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Pea Car
The world of automobiles is extremely diverse and ever-evolving, with countless innovative car designs driving the industry forward. However, the history of the automotive sector is also littered with some unusual car designs that have elicited many raised eyebrows.

Remembering the Pea Car: An Iconic Promo Car No One Knows Anything About

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Some of these designs are bold attempts meant to inspire and revolutionize the industry, while others are made just to appeal to the audience’s sense of fun. One such example is the Pea Car, one of the wackiest automobiles ever created.

You might have never seen or heard of it before, and that’s because it’s not a production car and was never sold to the public. It’s not a CGI special effect or a concept car, either, and only one unit actually exists.

The brainchild of Matt Waller and Dave Monk, a creative duo at advertising agency BBH London, the Pea Car was built by London-based special effects company Asylum. So it was a promo car specifically commissioned for an old TV commercial. The pea-shaped contraption was the star of a Birds Eye peas ad from 2005. For those who don’t know, Birds Eye is a well-known American brand of frozen foods.

Modded into a larger-than-life sweet pea, the car was built on a modified chassis taken from an off-road go-kart and equipped with a Honda engine that endowed it with a top speed of over 60 miles per hour (97 kph), even though it doesn’t have any gears. It flaunts a shiny green body, with a license plate that has the word “Pea” on it.

The Pea Car
At first glance, you might be tempted to say that the Pea Car reminisces a Volkswagen vehicle, and that’s because the lights come from a VW Beetle. But that’s the only part the builders used from the German carmaker’s classic.

The unusual design features Lancia indicators, while the wing mirrors have been sourced from a specialist shop. All the other parts were made to order, including the fiberglass body panels.

Weighing in at roughly 1,653 pounds (750 kilograms), the Pea Car was designed to mimic the shape of a pea. And it’s easy to understand why - the car was part of a marketing campaign. It was featured in a veggie commercial meant to remind people in a unique way how important veggies are for their health.

The promo car took a total of six weeks to make and was specifically designed to literally fall apart while it was driving. The car’s pea-shaped bodywork included twelve green-painted panels that were built to come off, such as the sunroof, the doors, the hub caps, the rear bumper, the wing mirror, and the exhaust.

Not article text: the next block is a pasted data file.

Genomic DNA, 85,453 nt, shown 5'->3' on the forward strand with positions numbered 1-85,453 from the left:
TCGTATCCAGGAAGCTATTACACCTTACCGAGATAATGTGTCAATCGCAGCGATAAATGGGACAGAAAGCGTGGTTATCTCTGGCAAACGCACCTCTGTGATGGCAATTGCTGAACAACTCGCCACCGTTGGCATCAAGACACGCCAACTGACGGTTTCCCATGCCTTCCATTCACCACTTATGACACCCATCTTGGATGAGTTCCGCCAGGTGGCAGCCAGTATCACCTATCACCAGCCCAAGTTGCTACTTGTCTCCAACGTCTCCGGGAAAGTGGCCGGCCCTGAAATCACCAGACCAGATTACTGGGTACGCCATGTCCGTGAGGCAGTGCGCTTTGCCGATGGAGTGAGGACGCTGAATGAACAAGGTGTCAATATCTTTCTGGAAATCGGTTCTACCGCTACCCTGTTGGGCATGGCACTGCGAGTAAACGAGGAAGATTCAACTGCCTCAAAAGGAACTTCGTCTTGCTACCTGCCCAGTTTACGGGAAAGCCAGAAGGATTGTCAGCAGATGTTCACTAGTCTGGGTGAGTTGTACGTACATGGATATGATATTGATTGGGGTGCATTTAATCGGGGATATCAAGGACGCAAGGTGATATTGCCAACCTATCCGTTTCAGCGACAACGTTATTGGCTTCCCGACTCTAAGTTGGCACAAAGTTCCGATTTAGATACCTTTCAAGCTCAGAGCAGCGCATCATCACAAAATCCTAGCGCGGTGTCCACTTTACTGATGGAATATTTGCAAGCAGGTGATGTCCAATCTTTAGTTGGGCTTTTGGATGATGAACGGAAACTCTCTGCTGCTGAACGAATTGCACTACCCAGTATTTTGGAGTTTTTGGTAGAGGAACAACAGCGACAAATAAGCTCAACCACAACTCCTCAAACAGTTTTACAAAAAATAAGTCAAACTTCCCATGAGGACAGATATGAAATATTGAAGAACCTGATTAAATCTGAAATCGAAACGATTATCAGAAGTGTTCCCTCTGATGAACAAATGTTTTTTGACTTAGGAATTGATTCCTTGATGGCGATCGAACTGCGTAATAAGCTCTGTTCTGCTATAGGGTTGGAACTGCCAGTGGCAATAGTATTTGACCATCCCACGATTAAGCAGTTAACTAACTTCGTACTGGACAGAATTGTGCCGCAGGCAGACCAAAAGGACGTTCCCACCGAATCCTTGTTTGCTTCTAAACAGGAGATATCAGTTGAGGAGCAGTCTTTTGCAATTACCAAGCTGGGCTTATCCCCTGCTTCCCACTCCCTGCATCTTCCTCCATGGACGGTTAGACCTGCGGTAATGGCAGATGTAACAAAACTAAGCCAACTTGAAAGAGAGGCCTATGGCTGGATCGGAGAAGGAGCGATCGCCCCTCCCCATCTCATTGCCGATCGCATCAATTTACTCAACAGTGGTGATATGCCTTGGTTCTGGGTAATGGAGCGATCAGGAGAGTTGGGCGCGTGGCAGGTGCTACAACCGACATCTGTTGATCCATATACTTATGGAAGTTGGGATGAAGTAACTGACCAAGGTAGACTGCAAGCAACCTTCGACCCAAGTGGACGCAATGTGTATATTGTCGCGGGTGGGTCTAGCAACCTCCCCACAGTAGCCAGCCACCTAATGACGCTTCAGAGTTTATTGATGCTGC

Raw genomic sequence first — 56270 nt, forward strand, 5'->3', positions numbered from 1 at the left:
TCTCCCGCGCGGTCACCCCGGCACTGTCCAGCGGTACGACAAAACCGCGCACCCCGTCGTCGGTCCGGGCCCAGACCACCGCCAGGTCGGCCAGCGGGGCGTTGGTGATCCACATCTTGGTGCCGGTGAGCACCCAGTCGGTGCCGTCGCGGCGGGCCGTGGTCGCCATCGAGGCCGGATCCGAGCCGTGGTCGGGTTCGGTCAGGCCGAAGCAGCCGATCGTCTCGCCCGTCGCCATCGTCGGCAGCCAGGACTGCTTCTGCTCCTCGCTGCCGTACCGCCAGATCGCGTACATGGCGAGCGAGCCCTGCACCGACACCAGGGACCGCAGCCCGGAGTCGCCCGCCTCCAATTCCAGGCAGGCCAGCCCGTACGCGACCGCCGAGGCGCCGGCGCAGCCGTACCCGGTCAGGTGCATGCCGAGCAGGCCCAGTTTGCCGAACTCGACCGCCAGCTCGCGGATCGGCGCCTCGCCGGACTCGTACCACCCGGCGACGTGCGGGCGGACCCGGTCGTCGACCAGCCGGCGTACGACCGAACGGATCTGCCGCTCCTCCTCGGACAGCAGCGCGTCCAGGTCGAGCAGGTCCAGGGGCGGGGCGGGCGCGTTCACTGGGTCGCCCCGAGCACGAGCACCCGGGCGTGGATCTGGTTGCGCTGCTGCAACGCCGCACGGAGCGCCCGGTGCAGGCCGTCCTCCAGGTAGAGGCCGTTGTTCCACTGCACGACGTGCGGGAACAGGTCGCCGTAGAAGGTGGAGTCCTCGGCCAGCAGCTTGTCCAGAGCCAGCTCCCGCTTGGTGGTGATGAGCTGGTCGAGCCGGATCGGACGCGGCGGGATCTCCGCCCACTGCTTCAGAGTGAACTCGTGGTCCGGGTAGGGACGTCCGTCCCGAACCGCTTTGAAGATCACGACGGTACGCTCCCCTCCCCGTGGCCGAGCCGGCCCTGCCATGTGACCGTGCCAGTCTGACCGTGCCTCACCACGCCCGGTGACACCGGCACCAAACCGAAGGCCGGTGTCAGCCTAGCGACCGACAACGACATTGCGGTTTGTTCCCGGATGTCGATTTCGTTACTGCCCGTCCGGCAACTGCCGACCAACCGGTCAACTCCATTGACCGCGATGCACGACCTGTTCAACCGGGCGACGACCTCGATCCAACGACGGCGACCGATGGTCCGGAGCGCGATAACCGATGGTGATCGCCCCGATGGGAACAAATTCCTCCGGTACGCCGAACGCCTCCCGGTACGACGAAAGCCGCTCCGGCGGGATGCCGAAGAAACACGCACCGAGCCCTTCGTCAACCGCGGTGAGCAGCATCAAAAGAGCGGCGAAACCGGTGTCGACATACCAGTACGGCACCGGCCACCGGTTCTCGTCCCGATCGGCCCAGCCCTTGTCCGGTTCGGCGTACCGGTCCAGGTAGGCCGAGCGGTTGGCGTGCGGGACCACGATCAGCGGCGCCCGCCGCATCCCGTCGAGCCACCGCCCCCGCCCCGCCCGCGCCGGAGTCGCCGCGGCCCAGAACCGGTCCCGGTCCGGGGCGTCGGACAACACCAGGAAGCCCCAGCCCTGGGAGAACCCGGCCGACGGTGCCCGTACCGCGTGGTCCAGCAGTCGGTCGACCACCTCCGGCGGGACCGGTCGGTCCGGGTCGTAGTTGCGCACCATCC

The Birds Eye Peas television advertisement, which aired in December 2005 (you can watch it below), starts with the pea-shaped car driving off a farmer’s field. As it drives down the road, the car’s parts and pieces begin to fly off its chassis. By the time it gets to its destination, it loses all its body parts, and all that is left is the bare chassis.

Afterward, a new Pea Car rolls out from the back of a refrigerated semi-truck from Birds Eye Peas, aiming to illustrate how veggies lose their vitamins from the moment they leave the farmer’s field until people actually eat them and how their peas preserve their nutrients because they are frozen right away.

The Pea Car
Despite its quirky and quite unpractical design, the Pea Car appealed to many people who saw it in the ad. Actually, several people wanted to purchase one without realizing it was a one-off stunt car built solely for the commercial.

Not to mention, it wasn’t even legal to drive on public roads. The roads you see in the commercial were closed off to all other traffic during the filming of the ad.

Obviously, a stunt driver drove the Pea Car during the shoot, and they had to be secured inside the car, since the odd gimmick has no working doors.

After fulfilling its role in the commercial, the Pea Car has been put on display in places like the National Motor Museum in the United Kingdom. At the moment, it is said to be on display at the Unilever Ice cream and Frozen Foods Co. in Walton on Thames.

I don’t know about you, but I think the contraption is quite cute, and I can relate to those wondering if they could get their hands on such a micro-car. Since the Pea Car has never been intended as a production car, those who fell in love with the design have a few alternatives to choose from, like the Peel P50, the BMW Isetta, or the Commuter Cars Tango.



 
 
 
 
 

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